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From the City & Region staff at The Boston Globe

Community service for defendants in Cartoon Network case

Email|Print| Text size + By the Boston Globe City & Region Desk
May 11, 07 02:30 PM

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(George Rizer/Globe Staff)

Peter Berdovsky (left) and Sean Stevens both read prepared statements today in Charlestown Municipal Court.

By Brian R. Ballou and Andrew Ryan, Globe Staff

Two men apologized in court today as prosecutors dropped criminal charges against them for carrying out a guerrilla marketing campaign in January that triggered a wave of bomb scares.

As a part of a plea deal, Peter Berdovsky and Sean Stevens performed community service at Spaulding Rehabilitation Hospital, where they designed a mural and helped with maintenance on the facility's sailing docks on the Charles River. After Berdovsky worked for 80 hours and Stevens for 60 hours, prosecutors agreed not to pursue charges that could have carried a sentence of up to five years in prison.

"Based upon the defendants' apologies and acceptance of responsibility for their actions in January and the attendant consequences, as well as the positive and substantial efforts at restorative justice made by both men through their community service, we believe that this was the most appropriate resolution to this case," Attorney General Martha Coakley said today in a statement.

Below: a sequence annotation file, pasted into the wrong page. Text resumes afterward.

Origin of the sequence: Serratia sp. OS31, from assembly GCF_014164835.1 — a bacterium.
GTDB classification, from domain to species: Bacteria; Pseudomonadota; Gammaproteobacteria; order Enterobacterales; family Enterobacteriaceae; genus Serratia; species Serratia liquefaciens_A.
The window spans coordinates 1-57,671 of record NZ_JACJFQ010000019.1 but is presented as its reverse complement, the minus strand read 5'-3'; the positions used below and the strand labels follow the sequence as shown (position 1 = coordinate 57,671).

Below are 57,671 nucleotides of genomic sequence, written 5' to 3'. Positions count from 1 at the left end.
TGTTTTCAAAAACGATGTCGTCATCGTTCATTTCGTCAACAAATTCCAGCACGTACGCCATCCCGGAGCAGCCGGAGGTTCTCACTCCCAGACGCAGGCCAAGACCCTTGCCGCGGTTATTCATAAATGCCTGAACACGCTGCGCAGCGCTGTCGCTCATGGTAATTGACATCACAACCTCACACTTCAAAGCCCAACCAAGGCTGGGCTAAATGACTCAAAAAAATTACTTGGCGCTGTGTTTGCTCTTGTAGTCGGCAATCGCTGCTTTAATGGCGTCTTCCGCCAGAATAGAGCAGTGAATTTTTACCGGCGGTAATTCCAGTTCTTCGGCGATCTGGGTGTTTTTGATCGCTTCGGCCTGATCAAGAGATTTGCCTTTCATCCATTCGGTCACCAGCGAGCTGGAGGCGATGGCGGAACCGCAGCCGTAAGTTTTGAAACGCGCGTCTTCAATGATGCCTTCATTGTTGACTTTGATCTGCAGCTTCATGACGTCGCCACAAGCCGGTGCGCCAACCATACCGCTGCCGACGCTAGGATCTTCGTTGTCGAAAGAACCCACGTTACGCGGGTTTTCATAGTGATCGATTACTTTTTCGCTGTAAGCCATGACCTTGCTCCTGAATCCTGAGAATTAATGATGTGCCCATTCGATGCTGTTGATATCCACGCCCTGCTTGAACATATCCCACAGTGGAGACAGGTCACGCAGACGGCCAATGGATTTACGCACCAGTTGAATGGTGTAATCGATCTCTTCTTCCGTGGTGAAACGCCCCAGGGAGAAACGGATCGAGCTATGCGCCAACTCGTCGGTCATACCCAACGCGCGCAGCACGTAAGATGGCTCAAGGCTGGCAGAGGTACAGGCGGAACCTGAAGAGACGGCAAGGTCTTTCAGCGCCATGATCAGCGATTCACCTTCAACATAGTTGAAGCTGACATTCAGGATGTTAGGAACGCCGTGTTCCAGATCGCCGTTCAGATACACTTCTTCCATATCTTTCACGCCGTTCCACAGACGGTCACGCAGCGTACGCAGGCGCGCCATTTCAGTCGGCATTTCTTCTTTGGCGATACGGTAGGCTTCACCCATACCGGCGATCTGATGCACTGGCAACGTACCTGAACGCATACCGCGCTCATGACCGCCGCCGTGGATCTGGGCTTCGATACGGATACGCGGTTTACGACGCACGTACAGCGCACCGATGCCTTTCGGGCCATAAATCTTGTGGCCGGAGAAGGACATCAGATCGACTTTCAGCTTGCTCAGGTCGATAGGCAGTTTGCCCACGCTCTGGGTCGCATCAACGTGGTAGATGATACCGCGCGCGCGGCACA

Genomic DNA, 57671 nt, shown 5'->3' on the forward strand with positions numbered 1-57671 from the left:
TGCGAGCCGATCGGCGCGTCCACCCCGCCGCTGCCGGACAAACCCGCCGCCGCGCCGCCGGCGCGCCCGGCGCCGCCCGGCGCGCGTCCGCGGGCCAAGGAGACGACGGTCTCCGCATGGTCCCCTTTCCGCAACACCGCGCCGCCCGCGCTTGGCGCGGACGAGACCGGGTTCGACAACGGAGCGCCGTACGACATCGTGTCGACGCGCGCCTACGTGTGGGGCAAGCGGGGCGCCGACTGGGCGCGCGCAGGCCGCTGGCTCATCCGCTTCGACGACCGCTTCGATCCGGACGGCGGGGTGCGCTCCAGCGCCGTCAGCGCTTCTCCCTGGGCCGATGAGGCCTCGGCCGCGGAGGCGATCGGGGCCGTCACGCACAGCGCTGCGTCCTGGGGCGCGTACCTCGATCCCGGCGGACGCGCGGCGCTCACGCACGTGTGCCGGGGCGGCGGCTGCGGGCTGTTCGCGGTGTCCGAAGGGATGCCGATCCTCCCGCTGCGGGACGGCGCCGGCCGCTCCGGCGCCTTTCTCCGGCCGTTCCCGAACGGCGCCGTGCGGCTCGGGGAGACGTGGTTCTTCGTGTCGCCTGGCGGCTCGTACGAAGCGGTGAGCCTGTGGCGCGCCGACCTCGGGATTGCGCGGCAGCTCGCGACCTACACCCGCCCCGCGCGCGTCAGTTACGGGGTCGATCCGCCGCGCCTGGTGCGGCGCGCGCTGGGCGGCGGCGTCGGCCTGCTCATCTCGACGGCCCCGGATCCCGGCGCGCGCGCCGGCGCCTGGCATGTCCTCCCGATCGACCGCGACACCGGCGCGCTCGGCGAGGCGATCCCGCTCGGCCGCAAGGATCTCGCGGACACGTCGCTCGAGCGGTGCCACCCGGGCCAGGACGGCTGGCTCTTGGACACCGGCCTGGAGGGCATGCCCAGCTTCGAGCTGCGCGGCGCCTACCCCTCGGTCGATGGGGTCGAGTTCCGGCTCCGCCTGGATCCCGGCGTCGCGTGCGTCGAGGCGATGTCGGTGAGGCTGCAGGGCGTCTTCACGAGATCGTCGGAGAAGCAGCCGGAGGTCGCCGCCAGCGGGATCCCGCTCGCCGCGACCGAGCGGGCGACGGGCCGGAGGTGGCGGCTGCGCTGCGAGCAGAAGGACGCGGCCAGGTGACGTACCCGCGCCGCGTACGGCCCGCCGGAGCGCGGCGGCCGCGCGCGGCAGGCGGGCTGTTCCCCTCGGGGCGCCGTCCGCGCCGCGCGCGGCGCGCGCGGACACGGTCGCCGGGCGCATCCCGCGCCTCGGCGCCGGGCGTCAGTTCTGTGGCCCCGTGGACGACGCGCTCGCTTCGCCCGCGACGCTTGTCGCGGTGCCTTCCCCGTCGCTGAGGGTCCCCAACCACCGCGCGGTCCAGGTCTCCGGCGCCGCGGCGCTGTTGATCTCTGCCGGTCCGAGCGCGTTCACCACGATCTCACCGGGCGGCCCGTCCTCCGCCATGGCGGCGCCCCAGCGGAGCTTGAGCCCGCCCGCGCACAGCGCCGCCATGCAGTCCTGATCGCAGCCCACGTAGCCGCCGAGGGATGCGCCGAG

In Charlestown Municipal Court this morning, both men read short statements, which can be found here and here.

"I deeply regret that this incident caused such anguish and disruption for so many people," Berdovsky said.

Stevens added: "I would not have placed the signs ... had I not believed that my employer had done what was needed to make it fully legal."

"In the end," Stevens concluded, "I simply felt this was an opportunity to provide harmless enjoyment to many people while earning a small amount of money to create my own art to share with communities I'm a part of."

Berdovsky, 27, and Stevens, 28, appeared calm and contrite, a stark change from their first appearance in February, when the two men mocked the media with a performance-art skit about the evolution of haircuts.

They told investigators they were to be paid $300 each to install battery powered light boards in 40 high visibility spots in and around Boston, such as buildings and bridges, as part of an advertising campaign for "Aqua Teen Hunger Force," an animated program on Cartoon Network. The blinking lights triggered regionwide bomb scares on Jan. 31.

The men had been charged with placing a hoax device in a way that causes panic, which carried a maximum of five years imprisonment, and a misdemeanor count of disorderly conduct.

Berdovsky and Stevens were hired by Interference Inc., a New York marketing company retained by Turner Broadcasting System, which owns the Cartoon Network. The companies apologized for the stunt and paid $2 million in restitution to local governments and law enforcement agencies.

During the fallout in February, Jim Samples resigned as general manager of the Cartoon Network. He had approved the botched marketing campaign.

"Today's hearing in Charlestown hopefully marks the conclusion of the fallout from Cartoon Network’s guerrilla marketing campaign," Mayor Thomas M. Menino said in a statement. "I hope the message goes out to all guerrilla marketers who plan on doing business in Boston that we take the public safety of those who live and work here very seriously."

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